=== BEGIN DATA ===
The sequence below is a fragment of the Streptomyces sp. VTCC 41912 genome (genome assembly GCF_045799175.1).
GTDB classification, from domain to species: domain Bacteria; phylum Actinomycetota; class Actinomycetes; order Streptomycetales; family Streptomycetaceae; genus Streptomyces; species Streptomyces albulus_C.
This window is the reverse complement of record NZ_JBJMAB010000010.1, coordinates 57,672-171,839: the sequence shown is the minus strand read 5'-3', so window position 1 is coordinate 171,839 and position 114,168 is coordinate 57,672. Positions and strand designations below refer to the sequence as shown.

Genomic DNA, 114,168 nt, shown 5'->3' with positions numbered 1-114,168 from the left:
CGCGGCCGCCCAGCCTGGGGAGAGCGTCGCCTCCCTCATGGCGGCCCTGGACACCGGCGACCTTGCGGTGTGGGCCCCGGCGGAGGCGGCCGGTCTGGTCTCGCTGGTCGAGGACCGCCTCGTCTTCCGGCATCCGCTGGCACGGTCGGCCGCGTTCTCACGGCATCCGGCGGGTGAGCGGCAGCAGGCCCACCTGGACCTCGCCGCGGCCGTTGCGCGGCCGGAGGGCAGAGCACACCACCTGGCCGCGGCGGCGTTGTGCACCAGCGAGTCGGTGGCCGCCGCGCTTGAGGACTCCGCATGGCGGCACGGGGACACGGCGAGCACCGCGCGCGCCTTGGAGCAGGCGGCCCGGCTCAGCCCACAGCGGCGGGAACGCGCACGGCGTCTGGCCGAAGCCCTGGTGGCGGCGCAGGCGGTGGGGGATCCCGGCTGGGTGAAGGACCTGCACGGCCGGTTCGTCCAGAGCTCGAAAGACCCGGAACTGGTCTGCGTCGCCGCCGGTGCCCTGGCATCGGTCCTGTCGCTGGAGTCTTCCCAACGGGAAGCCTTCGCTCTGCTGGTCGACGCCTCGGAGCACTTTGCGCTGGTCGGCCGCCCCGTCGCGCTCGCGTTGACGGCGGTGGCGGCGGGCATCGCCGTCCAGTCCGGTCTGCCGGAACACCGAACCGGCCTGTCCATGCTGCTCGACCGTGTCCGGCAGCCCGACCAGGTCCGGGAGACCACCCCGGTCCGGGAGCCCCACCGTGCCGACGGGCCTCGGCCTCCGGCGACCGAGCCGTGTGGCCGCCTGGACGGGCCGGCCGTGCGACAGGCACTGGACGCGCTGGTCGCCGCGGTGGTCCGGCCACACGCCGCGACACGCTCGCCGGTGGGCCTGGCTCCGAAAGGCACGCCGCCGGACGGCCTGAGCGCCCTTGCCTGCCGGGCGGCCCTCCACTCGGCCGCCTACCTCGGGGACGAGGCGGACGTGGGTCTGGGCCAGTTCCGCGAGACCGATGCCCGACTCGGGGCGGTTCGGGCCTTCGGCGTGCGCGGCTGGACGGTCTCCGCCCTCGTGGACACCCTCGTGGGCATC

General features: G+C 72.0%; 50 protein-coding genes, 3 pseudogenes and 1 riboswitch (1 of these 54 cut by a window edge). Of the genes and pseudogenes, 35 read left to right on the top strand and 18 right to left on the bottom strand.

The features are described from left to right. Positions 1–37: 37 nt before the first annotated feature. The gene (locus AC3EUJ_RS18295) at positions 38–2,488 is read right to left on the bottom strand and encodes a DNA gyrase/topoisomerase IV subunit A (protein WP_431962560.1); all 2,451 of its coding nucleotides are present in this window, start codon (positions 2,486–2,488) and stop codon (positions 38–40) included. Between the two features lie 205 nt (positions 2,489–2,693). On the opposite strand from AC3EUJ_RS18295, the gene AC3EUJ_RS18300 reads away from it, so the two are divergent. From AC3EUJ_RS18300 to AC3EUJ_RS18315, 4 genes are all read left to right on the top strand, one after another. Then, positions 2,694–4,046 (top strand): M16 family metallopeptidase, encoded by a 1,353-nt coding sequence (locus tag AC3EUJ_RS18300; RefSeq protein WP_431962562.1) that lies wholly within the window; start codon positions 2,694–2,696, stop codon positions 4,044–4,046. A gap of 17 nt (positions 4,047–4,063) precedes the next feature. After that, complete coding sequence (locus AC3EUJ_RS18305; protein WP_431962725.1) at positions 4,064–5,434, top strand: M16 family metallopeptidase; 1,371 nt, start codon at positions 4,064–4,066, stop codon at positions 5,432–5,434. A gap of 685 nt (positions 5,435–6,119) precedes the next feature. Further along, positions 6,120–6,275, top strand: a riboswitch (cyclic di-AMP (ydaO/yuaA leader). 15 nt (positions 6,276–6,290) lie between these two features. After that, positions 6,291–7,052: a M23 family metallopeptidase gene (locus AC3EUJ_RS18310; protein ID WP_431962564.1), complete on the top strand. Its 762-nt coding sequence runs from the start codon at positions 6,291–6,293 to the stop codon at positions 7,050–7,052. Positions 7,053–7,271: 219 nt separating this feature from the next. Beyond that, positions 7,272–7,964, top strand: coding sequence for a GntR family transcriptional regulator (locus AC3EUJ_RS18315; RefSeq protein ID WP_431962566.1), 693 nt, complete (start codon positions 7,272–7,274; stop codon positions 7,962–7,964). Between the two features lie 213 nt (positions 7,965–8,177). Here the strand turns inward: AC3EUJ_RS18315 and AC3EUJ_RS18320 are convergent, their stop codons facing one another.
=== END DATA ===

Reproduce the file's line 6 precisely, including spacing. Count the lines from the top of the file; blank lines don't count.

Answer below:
General features: G+C 72.0%; 50 protein-coding genes, 3 pseudogenes and 1 riboswitch (1 of these 54 cut by a window edge). Of the genes and pseudogenes, 35 read left to right on the top strand and 18 right to left on the bottom strand.